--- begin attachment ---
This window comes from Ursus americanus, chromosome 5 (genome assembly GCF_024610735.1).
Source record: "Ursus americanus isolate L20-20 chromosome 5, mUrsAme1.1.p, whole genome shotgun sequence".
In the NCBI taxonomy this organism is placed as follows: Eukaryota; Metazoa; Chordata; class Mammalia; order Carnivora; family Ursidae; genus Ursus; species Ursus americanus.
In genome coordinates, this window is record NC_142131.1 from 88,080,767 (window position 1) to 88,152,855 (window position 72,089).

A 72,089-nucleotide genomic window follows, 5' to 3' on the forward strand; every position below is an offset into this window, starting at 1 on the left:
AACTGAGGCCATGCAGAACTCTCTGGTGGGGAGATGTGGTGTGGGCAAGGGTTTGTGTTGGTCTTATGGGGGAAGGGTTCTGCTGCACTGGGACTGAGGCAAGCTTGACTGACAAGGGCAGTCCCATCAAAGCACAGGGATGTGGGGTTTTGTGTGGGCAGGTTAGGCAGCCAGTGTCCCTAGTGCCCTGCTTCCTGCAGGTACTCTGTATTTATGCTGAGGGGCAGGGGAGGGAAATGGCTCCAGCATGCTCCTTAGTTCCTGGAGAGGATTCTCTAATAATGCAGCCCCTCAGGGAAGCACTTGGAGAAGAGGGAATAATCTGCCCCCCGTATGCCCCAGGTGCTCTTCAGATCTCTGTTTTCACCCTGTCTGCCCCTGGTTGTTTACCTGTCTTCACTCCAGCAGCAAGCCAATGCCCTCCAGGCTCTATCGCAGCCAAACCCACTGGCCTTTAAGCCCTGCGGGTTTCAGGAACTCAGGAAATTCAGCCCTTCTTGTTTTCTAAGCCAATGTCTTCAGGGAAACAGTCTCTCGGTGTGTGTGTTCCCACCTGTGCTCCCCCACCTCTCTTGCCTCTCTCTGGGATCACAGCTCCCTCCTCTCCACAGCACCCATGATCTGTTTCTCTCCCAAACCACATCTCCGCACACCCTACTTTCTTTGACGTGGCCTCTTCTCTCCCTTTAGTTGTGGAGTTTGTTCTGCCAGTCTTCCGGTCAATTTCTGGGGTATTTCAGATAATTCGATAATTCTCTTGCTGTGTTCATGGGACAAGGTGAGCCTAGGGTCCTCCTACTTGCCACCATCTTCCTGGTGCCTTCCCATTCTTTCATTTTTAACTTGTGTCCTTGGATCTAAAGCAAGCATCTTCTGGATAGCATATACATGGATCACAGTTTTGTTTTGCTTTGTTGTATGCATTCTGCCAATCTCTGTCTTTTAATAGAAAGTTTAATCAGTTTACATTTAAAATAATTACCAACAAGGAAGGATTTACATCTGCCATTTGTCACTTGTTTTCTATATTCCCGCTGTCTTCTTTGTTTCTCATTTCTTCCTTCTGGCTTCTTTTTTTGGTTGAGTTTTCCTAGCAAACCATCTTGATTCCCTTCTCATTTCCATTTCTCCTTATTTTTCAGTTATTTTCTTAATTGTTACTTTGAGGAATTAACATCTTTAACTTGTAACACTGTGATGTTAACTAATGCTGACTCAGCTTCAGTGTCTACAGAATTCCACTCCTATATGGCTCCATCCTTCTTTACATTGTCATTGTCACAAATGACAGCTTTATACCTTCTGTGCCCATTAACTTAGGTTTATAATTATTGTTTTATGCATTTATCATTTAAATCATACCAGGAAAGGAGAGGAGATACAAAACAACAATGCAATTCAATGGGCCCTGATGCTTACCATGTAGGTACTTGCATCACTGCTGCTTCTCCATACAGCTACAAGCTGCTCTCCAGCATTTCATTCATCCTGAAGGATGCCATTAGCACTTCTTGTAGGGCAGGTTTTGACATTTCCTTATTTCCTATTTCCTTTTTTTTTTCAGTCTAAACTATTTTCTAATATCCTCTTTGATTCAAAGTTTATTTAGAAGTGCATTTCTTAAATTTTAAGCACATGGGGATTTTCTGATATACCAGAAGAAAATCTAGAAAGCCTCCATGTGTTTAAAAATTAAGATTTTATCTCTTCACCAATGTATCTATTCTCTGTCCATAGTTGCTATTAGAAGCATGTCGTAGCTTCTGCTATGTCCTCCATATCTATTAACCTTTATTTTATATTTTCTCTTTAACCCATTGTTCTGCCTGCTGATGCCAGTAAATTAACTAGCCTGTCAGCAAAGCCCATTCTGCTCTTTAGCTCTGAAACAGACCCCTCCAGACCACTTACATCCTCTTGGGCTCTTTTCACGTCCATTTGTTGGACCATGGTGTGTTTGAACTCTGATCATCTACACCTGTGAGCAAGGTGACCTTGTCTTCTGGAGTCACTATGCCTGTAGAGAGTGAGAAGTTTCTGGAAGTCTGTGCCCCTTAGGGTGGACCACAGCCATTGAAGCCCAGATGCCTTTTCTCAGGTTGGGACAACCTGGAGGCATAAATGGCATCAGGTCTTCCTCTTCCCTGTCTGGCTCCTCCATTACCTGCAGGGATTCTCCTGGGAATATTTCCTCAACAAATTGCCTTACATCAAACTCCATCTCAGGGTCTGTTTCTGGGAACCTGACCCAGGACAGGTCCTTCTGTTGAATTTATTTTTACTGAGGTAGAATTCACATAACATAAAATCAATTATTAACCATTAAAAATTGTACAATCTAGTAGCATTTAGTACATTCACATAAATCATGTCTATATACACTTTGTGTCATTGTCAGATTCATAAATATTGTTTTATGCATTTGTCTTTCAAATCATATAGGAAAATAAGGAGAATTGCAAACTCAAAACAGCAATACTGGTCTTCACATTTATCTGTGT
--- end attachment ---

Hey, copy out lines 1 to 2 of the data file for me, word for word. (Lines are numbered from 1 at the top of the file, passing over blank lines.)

This window comes from Ursus americanus, chromosome 5 (genome assembly GCF_024610735.1).
Source record: "Ursus americanus isolate L20-20 chromosome 5, mUrsAme1.1.p, whole genome shotgun sequence".